What’s changing in relation to price comparison websites?

Financial Services analysis: George Mallet, barrister at Henderson Chambers, considers the changes introduced by a recent Financial Conduct Authority (FCA) policy statement on price comparison websites.

Original news

Final FCA rules for price comparison websites, LNB News 26/05/2016 108

Following a consultation, the FCA has issued the final text of its rules and guidance for price comparison websites (PCWs) comparing high-cost short-term credit (HCSTC) products. A policy statement from the FCA set out its response to the feedback received to its October 2015 consultation on consumer credit proposals in response to the Competition and Markets Authority’s (CMA) recommendations on HCSTC. The rules come into force on 1 December 2016.

What changes are introduced by this policy statement?

The policy statement sets out the FCA’s response to feedback received with respect to the Consultation Paper CP 15/33 Consumer credit: proposals in response to the CMA’s recommendations on high-cost short-term credit (October 2015). For those that have been following the CMA and FCA’s tightening grip on PCWs that operate in the HCTSTC market, the notable feature of the policy statement is that much of the feedback received is supportive of existing proposals. Consequently existing sentiment is brought into legislation by the enacting of the Consumer Credit (High-Cost Short-Term Credit Price Comparison Website) Instrument 2016, which will amend the Consumer Credit Sourcebook (CONC) from 1 December 2016.

Product listings can no longer be based on a ‘firm’s commercial interests’.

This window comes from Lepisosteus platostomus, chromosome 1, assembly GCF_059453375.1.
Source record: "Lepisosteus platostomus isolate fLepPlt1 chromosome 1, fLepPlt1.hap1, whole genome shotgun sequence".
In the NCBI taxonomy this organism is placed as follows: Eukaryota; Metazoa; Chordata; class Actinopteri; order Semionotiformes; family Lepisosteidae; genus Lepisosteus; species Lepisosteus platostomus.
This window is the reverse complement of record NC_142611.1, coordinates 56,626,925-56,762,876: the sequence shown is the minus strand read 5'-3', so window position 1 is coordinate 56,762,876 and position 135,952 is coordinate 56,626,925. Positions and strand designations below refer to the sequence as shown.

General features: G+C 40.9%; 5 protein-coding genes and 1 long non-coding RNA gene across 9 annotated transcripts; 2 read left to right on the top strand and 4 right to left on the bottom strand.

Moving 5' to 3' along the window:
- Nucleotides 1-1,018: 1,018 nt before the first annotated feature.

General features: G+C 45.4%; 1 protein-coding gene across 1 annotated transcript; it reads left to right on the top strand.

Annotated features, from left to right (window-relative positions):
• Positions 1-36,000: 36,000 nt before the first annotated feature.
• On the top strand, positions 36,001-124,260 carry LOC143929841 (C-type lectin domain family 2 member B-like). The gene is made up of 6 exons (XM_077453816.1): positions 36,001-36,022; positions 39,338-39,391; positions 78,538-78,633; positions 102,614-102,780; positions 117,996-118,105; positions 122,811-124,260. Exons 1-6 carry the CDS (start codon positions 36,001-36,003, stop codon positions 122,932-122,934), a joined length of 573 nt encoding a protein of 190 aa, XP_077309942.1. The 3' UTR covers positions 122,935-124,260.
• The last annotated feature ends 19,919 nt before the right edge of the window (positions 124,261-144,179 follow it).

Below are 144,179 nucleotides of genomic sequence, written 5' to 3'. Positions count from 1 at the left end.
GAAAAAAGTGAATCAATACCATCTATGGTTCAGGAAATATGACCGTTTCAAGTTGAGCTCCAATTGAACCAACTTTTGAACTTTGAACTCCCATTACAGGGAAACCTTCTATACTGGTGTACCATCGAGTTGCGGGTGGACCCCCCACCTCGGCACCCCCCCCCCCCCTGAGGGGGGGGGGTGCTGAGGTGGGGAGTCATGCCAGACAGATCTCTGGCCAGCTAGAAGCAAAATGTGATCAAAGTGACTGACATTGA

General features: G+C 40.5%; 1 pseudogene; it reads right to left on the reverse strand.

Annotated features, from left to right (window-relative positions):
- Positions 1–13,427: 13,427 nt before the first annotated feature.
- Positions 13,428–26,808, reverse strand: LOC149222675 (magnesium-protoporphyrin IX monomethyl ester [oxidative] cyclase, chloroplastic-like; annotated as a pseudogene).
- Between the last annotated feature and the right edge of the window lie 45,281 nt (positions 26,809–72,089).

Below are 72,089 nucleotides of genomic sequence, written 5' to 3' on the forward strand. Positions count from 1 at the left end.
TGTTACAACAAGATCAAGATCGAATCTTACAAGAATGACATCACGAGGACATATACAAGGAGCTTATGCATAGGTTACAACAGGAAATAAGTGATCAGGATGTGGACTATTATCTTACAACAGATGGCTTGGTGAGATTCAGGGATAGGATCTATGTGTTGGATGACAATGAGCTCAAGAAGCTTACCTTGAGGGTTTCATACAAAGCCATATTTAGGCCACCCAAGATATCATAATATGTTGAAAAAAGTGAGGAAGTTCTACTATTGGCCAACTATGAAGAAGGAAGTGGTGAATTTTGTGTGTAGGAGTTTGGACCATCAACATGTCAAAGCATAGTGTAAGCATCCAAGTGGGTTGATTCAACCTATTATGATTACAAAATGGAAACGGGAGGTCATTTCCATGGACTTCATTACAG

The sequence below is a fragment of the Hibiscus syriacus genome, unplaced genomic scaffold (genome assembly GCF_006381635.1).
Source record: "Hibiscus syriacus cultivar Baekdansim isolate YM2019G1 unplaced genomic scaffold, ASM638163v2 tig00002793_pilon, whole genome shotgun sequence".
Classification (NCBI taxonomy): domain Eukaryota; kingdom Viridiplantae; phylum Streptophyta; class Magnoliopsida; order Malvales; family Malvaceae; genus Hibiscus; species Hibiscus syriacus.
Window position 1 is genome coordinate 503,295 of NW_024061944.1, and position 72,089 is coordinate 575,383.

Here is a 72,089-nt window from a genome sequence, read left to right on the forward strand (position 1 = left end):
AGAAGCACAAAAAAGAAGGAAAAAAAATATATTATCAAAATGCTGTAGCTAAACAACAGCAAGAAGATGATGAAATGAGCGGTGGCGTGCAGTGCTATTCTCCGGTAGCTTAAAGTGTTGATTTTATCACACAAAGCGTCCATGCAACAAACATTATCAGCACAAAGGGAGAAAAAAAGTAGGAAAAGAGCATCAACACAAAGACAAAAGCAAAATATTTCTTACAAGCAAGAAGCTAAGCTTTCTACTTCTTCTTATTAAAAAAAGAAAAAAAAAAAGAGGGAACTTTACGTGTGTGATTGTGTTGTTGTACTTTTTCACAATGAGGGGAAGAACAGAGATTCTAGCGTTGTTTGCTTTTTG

How will this impact on a PCWs operating or business module?How will this impact on a PCWs operating or business module?

The 2016 Instrument restructured CONC 2.5A.6 to clarify that a firm must ensure that neither the ranking of search results, nor the prominence of the display of results, nor whether a loan from a lender or credit broker is displayed at all is based (wholly or partly) on the firm’s commercial interests or relationship with any person.

PCWs work as follows: consumers input preferred HCSTC characteristics into the PCW (the size of loan, duration, etc). The PCWs then generate results that match the consumers’ requirements. The PCWs must now ensure that the results are not skewed in favour of HCSTC providers that have provided financial incentives to the PCWs.

It would be reasonable to assume that this will have a significant impact on PCWs. Research contained in the various consultations suggested that HCSTC frequently sought to incentivise PCWs by way of commission. Any such arrangements, as now prohibited, will be essentially redundant to the HCSTC provider from December 2016. It is unclear how reliant PCWs are on revenues generated by commission but it may well be that they are about to lose an important income stream.

On a positive note, PCWs should not be prevented from developing their own unique ranking metrics. Results will have to be ranked in order of total amount payable (TAP). However, where HCSTC results produce the same TAP the PCWs are afforded the right to develop mechanisms of ranking (albeit within existing legal requirements).

How will the changes impact on the underlying arrangements a PCW has with its lending/broker panels?

As stated above, certain commission arrangements between PCWs and HCSTC providers will be, from December 2016, essentially redundant to the HCSTC lenders. Consequently it can be safely assumed that the process of providing commercial incentives to the PCWs will end. The extent to which PCWs rely on these arrangements is unclear. However, it may well be that PCWs will need to find alternative revenue streams to plug the gap left by the closing of the commercial arrangement practice.